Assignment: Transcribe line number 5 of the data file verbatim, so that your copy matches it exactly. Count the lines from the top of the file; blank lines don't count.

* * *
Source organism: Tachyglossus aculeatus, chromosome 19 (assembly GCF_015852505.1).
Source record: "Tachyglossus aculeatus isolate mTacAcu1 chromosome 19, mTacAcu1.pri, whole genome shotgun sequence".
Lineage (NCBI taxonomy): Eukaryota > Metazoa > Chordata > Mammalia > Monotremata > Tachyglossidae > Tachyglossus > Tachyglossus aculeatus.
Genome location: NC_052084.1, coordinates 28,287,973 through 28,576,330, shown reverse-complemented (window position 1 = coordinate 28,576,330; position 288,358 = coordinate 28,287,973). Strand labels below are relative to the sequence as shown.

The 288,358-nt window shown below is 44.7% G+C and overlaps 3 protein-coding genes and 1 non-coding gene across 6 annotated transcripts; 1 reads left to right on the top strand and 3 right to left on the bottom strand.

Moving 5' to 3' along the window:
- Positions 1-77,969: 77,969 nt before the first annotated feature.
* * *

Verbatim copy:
The 288,358-nt window shown below is 44.7% G+C and overlaps 3 protein-coding genes and 1 non-coding gene across 6 annotated transcripts; 1 reads left to right on the top strand and 3 right to left on the bottom strand.